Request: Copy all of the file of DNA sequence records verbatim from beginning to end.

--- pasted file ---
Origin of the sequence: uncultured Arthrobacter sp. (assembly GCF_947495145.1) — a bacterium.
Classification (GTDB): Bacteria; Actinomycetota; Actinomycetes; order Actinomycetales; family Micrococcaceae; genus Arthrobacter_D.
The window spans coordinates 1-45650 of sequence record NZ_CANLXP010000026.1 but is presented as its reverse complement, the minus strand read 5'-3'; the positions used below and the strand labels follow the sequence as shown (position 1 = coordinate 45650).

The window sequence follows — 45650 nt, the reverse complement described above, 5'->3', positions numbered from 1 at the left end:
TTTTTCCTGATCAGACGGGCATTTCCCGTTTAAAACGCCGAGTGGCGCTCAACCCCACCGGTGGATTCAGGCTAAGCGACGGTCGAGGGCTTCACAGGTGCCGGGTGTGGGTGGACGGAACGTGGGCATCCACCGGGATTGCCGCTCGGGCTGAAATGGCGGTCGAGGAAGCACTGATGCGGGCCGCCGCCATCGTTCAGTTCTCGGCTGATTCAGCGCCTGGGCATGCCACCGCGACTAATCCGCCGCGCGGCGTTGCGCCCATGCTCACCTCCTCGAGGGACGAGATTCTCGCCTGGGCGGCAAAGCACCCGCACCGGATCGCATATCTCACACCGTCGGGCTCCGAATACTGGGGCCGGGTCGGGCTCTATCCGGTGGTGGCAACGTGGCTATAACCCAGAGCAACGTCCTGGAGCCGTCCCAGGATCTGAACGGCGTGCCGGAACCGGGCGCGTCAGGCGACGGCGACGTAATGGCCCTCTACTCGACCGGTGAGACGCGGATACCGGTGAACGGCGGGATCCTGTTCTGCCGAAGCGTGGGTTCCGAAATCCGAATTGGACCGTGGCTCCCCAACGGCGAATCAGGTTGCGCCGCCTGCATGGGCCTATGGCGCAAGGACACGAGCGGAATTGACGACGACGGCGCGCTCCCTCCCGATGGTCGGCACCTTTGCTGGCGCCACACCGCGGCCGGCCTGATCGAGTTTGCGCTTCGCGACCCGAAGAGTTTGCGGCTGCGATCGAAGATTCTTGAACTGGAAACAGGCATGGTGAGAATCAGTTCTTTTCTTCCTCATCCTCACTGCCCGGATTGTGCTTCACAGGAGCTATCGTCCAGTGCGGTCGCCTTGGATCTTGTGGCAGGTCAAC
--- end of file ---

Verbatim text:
Origin of the sequence: uncultured Arthrobacter sp. (assembly GCF_947495145.1) — a bacterium.
Classification (GTDB): Bacteria; Actinomycetota; Actinomycetes; order Actinomycetales; family Micrococcaceae; genus Arthrobacter_D.
The window spans coordinates 1-45650 of sequence record NZ_CANLXP010000026.1 but is presented as its reverse complement, the minus strand read 5'-3'; the positions used below and the strand labels follow the sequence as shown (position 1 = coordinate 45650).

The window sequence follows — 45650 nt, the reverse complement described above, 5'->3', positions numbered from 1 at the left end:
TTTTTCCTGATCAGACGGGCATTTCCCGTTTAAAACGCCGAGTGGCGCTCAACCCCACCGGTGGATTCAGGCTAAGCGACGGTCGAGGGCTTCACAGGTGCCGGGTGTGGGTGGACGGAACGTGGGCATCCACCGGGATTGCCGCTCGGGCTGAAATGGCGGTCGAGGAAGCACTGATGCGGGCCGCCGCCATCGTTCAGTTCTCGGCTGATTCAGCGCCTGGGCATGCCACCGCGACTAATCCGCCGCGCGGCGTTGCGCCCATGCTCACCTCCTCGAGGGACGAGATTCTCGCCTGGGCGGCAAAGCACCCGCACCGGATCGCATATCTCACACCGTCGGGCTCCGAATACTGGGGCCGGGTCGGGCTCTATCCGGTGGTGGCAACGTGGCTATAACCCAGAGCAACGTCCTGGAGCCGTCCCAGGATCTGAACGGCGTGCCGGAACCGGGCGCGTCAGGCGACGGCGACGTAATGGCCCTCTACTCGACCGGTGAGACGCGGATACCGGTGAACGGCGGGATCCTGTTCTGCCGAAGCGTGGGTTCCGAAATCCGAATTGGACCGTGGCTCCCCAACGGCGAATCAGGTTGCGCCGCCTGCATGGGCCTATGGCGCAAGGACACGAGCGGAATTGACGACGACGGCGCGCTCCCTCCCGATGGTCGGCACCTTTGCTGGCGCCACACCGCGGCCGGCCTGATCGAGTTTGCGCTTCGCGACCCGAAGAGTTTGCGGCTGCGATCGAAGATTCTTGAACTGGAAACAGGCATGGTGAGAATCAGTTCTTTTCTTCCTCATCCTCACTGCCCGGATTGTGCTTCACAGGAGCTATCGTCCAGTGCGGTCGCCTTGGATCTTGTGGCAGGTCAAC